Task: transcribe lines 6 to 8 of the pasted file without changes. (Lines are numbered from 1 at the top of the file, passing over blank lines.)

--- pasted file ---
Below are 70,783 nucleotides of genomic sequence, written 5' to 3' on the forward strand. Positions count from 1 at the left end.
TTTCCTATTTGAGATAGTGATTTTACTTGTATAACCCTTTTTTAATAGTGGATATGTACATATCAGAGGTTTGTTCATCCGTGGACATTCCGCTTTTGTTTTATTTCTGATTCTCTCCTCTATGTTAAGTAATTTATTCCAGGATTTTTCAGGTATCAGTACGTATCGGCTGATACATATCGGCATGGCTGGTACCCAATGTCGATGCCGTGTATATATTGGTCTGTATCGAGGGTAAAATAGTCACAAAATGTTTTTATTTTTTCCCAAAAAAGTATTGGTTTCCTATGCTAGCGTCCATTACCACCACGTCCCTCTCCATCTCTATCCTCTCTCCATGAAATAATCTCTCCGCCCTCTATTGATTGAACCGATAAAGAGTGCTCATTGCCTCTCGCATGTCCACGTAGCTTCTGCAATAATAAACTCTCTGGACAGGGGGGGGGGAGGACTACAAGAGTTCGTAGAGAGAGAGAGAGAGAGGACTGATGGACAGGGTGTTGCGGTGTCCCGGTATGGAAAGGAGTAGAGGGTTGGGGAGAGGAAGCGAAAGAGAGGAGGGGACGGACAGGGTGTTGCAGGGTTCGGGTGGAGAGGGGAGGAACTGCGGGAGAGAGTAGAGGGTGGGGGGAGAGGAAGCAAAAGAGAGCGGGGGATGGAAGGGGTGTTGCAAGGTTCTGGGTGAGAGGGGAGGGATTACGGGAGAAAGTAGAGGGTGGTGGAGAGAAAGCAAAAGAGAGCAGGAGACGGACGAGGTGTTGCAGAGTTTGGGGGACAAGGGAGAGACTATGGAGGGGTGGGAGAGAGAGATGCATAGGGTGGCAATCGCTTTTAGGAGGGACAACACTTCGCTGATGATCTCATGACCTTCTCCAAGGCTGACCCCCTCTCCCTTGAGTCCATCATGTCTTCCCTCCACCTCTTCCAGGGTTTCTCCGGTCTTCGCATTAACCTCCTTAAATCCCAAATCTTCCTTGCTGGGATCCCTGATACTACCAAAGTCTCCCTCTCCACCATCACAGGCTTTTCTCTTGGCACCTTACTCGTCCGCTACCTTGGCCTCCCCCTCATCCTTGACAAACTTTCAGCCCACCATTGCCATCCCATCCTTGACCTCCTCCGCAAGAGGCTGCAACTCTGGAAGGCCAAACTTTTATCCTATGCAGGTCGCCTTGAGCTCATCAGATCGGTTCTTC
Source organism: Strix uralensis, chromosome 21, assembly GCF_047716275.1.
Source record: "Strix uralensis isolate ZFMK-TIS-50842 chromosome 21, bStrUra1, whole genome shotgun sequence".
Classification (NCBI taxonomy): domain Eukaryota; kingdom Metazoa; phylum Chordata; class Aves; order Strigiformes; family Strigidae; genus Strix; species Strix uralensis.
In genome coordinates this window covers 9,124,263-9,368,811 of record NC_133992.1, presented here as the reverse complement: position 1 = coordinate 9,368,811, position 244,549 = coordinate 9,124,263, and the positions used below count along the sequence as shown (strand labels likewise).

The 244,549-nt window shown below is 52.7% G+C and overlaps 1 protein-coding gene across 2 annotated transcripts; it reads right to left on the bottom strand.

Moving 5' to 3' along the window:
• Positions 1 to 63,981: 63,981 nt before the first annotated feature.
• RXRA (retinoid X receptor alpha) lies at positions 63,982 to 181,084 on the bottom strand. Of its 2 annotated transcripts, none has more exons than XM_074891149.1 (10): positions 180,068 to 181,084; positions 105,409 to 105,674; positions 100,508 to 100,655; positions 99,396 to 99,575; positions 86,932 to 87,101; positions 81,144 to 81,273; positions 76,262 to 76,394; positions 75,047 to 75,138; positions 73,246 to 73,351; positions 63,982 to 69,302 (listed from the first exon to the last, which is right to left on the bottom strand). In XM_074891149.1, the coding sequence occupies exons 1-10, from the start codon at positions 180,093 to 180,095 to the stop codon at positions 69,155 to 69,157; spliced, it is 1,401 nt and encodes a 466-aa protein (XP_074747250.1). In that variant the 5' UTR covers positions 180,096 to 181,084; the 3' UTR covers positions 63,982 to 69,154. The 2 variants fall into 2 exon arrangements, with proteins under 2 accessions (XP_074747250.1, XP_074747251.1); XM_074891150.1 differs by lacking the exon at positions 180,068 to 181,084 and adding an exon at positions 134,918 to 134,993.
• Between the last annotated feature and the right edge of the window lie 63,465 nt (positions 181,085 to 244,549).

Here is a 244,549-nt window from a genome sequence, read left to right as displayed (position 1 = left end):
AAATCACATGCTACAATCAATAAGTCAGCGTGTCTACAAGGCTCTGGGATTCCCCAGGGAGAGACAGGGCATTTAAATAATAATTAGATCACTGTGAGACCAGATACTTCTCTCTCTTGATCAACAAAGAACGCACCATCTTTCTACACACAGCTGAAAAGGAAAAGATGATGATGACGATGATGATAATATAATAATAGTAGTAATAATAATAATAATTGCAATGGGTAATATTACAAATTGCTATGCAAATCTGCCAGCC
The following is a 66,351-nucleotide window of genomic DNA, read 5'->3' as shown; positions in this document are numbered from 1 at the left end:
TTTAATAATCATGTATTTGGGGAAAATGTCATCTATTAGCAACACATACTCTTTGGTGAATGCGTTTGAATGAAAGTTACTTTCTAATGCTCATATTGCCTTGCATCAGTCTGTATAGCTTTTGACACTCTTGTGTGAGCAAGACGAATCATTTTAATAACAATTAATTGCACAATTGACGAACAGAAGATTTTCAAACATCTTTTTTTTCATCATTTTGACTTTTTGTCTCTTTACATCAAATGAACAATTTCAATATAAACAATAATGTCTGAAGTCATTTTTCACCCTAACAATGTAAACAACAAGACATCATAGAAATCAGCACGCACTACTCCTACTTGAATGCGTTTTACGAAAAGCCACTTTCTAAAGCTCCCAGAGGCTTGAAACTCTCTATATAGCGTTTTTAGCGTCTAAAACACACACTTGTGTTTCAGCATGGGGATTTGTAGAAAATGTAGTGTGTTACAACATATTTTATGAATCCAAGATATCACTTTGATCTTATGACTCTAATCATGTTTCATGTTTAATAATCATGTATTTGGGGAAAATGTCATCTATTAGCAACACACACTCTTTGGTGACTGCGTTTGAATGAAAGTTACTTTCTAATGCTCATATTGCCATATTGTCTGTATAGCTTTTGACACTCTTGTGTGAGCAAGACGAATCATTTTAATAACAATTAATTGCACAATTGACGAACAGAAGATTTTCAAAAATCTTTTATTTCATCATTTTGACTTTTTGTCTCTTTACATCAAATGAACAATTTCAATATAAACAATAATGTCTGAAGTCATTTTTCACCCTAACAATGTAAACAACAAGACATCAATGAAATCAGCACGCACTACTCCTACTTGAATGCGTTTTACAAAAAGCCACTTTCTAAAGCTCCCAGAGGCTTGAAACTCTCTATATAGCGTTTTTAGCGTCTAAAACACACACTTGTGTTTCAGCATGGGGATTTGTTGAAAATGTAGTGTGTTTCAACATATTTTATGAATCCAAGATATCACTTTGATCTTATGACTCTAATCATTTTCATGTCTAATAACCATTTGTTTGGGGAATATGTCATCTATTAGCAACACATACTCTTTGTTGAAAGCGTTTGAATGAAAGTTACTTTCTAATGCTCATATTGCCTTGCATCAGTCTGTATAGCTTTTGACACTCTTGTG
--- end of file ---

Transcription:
In genome coordinates this window covers 9,124,263-9,368,811 of record NC_133992.1, presented here as the reverse complement: position 1 = coordinate 9,368,811, position 244,549 = coordinate 9,124,263, and the positions used below count along the sequence as shown (strand labels likewise).

The 244,549-nt window shown below is 52.7% G+C and overlaps 1 protein-coding gene across 2 annotated transcripts; it reads right to left on the bottom strand.

Moving 5' to 3' along the window: